Rosemary Ybarra-Garcia is an educator and a lifelong poet who has been a featured poet for several years at coffee shops, bookstores, women’s study classes, and special venues such as “Women and the Muse” in Santa Cruz, CA, 1988; “Floricanto in Xochitle in Cuicatle, Flower and Song” at the De Young Memorial Museum in San Francisco, CA, 1993.
Her poetry has been included in several publications, among those: Lighthouse Point: An Anthology of Santa Cruz Writers, M PRESS, Santa Cruz, CA; New to North America: Writing by Immigrants, Their Children and Grandchildren, Burning Bush Publications, Santa Cruz, CA; California Quarterly, A California State Poetry Society Publication; Poetry Quarterly, Prolific Press Publication; Calyx Journal, CALYX Press; River Poets Journal, Lily Press; Minute Magazine, Minute Press. She has published three books of poetry: House of Song, Weaving, and Blue Maze.
Poem on Belonging
LACE AND FAITH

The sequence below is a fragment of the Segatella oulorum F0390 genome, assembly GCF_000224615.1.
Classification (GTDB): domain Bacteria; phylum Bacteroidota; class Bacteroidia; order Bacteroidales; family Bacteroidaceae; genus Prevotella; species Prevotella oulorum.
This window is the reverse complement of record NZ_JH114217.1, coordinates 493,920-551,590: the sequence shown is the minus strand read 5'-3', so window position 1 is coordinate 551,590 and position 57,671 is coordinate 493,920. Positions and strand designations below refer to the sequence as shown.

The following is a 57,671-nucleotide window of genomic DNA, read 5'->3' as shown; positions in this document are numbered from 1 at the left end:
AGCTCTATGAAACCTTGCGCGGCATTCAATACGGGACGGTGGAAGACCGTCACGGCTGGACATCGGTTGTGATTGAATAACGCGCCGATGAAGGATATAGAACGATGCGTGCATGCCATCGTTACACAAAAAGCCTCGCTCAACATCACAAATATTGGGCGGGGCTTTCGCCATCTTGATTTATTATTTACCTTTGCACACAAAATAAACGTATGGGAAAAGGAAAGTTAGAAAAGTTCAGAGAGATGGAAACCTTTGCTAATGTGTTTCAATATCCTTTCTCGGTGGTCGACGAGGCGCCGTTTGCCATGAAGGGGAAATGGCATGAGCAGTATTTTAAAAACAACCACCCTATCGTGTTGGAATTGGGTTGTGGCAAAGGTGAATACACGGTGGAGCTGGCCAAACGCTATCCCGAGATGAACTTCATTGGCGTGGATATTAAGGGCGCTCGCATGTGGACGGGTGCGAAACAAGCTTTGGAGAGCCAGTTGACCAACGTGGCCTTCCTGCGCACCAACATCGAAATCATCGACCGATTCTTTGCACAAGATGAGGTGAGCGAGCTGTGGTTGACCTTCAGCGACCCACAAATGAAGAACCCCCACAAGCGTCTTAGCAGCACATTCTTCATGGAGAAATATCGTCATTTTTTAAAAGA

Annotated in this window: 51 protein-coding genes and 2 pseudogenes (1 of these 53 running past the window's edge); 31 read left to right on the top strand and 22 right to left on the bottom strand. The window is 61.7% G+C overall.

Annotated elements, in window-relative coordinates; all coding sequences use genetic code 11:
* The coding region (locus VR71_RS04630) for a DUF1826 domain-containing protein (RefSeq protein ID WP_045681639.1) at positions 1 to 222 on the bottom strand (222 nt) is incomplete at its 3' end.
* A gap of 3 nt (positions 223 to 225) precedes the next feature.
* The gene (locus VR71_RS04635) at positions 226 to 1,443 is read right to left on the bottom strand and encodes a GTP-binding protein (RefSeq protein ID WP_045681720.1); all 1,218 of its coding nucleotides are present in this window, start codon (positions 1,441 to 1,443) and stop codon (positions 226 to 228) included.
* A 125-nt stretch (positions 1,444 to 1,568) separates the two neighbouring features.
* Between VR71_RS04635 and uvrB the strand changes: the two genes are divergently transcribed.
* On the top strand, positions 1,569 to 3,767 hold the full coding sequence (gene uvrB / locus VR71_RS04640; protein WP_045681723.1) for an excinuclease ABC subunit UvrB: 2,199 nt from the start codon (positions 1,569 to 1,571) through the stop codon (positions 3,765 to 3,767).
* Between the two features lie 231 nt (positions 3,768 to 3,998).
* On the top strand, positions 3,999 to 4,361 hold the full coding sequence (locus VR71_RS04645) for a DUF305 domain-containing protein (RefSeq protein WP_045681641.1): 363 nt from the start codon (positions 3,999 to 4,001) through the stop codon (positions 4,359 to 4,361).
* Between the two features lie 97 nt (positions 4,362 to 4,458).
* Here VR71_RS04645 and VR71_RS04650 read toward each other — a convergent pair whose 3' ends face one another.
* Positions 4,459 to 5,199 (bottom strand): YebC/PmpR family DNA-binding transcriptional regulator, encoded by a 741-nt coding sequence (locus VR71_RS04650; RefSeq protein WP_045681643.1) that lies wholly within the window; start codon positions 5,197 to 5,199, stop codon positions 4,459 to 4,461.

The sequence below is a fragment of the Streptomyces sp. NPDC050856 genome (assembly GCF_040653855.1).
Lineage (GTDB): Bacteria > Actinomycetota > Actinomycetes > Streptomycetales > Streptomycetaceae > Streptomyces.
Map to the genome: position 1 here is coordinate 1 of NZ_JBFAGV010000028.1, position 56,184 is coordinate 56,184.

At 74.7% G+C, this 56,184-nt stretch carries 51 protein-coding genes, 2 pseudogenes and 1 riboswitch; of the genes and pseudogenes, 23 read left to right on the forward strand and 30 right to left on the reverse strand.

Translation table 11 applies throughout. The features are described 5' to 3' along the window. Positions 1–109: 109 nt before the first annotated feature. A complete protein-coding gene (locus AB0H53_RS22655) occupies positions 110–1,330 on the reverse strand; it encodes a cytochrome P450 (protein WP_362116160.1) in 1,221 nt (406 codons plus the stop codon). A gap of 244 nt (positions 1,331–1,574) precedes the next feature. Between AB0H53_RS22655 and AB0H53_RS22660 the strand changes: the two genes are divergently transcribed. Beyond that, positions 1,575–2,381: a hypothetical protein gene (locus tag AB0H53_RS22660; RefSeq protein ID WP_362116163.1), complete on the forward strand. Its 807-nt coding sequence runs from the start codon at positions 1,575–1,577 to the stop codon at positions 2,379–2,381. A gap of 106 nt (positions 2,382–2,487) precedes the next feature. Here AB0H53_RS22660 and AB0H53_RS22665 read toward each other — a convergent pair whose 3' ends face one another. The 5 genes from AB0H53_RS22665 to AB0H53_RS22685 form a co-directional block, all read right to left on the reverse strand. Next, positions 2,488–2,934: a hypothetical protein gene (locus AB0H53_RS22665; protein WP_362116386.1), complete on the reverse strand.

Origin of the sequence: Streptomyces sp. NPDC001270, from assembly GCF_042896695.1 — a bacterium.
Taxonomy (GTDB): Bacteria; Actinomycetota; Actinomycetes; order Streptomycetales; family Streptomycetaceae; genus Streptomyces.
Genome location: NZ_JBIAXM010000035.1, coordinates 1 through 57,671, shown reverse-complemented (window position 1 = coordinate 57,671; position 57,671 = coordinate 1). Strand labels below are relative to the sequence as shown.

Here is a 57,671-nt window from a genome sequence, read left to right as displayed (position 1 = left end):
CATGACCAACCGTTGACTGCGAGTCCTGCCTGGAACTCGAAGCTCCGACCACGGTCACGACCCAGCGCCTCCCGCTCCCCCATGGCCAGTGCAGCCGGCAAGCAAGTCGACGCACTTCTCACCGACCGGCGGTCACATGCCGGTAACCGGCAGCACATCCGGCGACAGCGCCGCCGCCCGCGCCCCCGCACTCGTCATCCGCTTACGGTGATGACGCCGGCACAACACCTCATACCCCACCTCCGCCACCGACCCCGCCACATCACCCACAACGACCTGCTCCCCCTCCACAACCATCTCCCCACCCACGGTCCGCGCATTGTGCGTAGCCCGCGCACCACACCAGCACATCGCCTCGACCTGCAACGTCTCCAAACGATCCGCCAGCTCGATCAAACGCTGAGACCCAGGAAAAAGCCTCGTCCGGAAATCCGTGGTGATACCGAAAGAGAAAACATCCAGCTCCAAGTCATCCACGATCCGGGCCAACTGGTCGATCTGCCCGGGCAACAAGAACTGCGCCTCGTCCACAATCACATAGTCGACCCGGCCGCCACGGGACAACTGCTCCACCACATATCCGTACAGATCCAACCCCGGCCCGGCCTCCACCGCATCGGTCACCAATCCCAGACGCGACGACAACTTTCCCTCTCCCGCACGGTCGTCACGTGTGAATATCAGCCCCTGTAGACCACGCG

When she moved, she left laced heirlooms and her faith behind— the yellowed, crocheted tablecloth, its arms unravelling; black laced scarves, folded forever in a drawer, worn by widows at funerals and graveyards, by a doña who turned the unfaithful to stone Stern, pale faces stayed behind with tablecloths, dusty doilies, strict religious hardness They all stayed behind despite their pleas for a spot in the moving van Faith, being so persistent, would find its way, traveling through miles of countryside, stopping for water, leaving its stamp, a bit of itself everywhere It would cry at the front door until she let it inside It would not look like the old faith—fat and balding, wearing a monk’s cassock from the sixteenth century, wooden rosaries hanging from his waist No, at first, it would be as unassuming as a kitten, mewing its way into her house
Copyright © 2022 by Rosemary Ybarra-Garcia. Used with permission of the author.